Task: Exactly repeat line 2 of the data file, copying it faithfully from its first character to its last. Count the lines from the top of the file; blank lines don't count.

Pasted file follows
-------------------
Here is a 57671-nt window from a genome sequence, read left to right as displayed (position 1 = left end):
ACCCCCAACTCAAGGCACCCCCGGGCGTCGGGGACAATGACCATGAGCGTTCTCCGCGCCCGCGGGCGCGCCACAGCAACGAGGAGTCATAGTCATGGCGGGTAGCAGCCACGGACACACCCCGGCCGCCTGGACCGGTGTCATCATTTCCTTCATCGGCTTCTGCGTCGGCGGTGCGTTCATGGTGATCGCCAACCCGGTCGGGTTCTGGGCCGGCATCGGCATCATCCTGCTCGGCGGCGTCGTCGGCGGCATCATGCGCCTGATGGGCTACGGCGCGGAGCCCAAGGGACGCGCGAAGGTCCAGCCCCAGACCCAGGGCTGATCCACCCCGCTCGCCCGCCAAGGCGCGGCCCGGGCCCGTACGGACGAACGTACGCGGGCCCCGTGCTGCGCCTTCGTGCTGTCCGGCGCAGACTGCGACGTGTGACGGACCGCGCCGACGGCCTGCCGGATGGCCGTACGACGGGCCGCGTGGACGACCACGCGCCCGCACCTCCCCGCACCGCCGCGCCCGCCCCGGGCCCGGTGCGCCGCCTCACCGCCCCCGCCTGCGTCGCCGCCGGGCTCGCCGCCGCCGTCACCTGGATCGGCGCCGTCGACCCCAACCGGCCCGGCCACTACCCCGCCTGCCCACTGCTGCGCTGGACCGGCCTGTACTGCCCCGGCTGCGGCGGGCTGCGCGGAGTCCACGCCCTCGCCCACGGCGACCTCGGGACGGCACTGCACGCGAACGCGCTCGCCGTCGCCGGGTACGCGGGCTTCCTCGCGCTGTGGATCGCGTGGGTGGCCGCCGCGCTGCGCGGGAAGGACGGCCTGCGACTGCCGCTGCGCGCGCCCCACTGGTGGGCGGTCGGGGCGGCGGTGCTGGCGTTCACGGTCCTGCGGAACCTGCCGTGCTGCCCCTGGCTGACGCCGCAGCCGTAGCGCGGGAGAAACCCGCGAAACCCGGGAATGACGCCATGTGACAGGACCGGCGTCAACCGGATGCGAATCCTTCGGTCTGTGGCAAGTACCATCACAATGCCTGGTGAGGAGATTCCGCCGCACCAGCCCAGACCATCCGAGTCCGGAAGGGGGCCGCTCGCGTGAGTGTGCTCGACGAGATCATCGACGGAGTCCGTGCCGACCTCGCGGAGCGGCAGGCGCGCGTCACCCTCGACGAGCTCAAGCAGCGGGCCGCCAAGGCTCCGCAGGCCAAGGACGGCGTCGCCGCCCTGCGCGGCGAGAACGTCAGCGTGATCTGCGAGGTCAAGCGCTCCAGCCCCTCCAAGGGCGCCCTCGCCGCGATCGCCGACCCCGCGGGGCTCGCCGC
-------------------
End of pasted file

ACCCCCAACTCAAGGCACCCCCGGGCGTCGGGGACAATGACCATGAGCGTTCTCCGCGCCCGCGGGCGCGCCACAGCAACGAGGAGTCATAGTCATGGCGGGTAGCAGCCACGGACACACCCCGGCCGCCTGGACCGGTGTCATCATTTCCTTCATCGGCTTCTGCGTCGGCGGTGCGTTCATGGTGATCGCCAACCCGGTCGGGTTCTGGGCCGGCATCGGCATCATCCTGCTCGGCGGCGTCGTCGGCGGCATCATGCGCCTGATGGGCTACGGCGCGGAGCCCAAGGGACGCGCGAAGGTCCAGCCCCAGACCCAGGGCTGATCCACCCCGCTCGCCCGCCAAGGCGCGGCCCGGGCCCGTACGGACGAACGTACGCGGGCCCCGTGCTGCGCCTTCGTGCTGTCCGGCGCAGACTGCGACGTGTGACGGACCGCGCCGACGGCCTGCCGGATGGCCGTACGACGGGCCGCGTGGACGACCACGCGCCCGCACCTCCCCGCACCGCCGCGCCCGCCCCGGGCCCGGTGCGCCGCCTCACCGCCCCCGCCTGCGTCGCCGCCGGGCTCGCCGCCGCCGTCACCTGGATCGGCGCCGTCGACCCCAACCGGCCCGGCCACTACCCCGCCTGCCCACTGCTGCGCTGGACCGGCCTGTACTGCCCCGGCTGCGGCGGGCTGCGCGGAGTCCACGCCCTCGCCCACGGCGACCTCGGGACGGCACTGCACGCGAACGCGCTCGCCGTCGCCGGGTACGCGGGCTTCCTCGCGCTGTGGATCGCGTGGGTGGCCGCCGCGCTGCGCGGGAAGGACGGCCTGCGACTGCCGCTGCGCGCGCCCCACTGGTGGGCGGTCGGGGCGGCGGTGCTGGCGTTCACGGTCCTGCGGAACCTGCCGTGCTGCCCCTGGCTGACGCCGCAGCCGTAGCGCGGGAGAAACCCGCGAAACCCGGGAATGACGCCATGTGACAGGACCGGCGTCAACCGGATGCGAATCCTTCGGTCTGTGGCAAGTACCATCACAATGCCTGGTGAGGAGATTCCGCCGCACCAGCCCAGACCATCCGAGTCCGGAAGGGGGCCGCTCGCGTGAGTGTGCTCGACGAGATCATCGACGGAGTCCGTGCCGACCTCGCGGAGCGGCAGGCGCGCGTCACCCTCGACGAGCTCAAGCAGCGGGCCGCCAAGGCTCCGCAGGCCAAGGACGGCGTCGCCGCCCTGCGCGGCGAGAACGTCAGCGTGATCTGCGAGGTCAAGCGCTCCAGCCCCTCCAAGGGCGCCCTCGCCGCGATCGCCGACCCCGCGGGGCTCGCCGC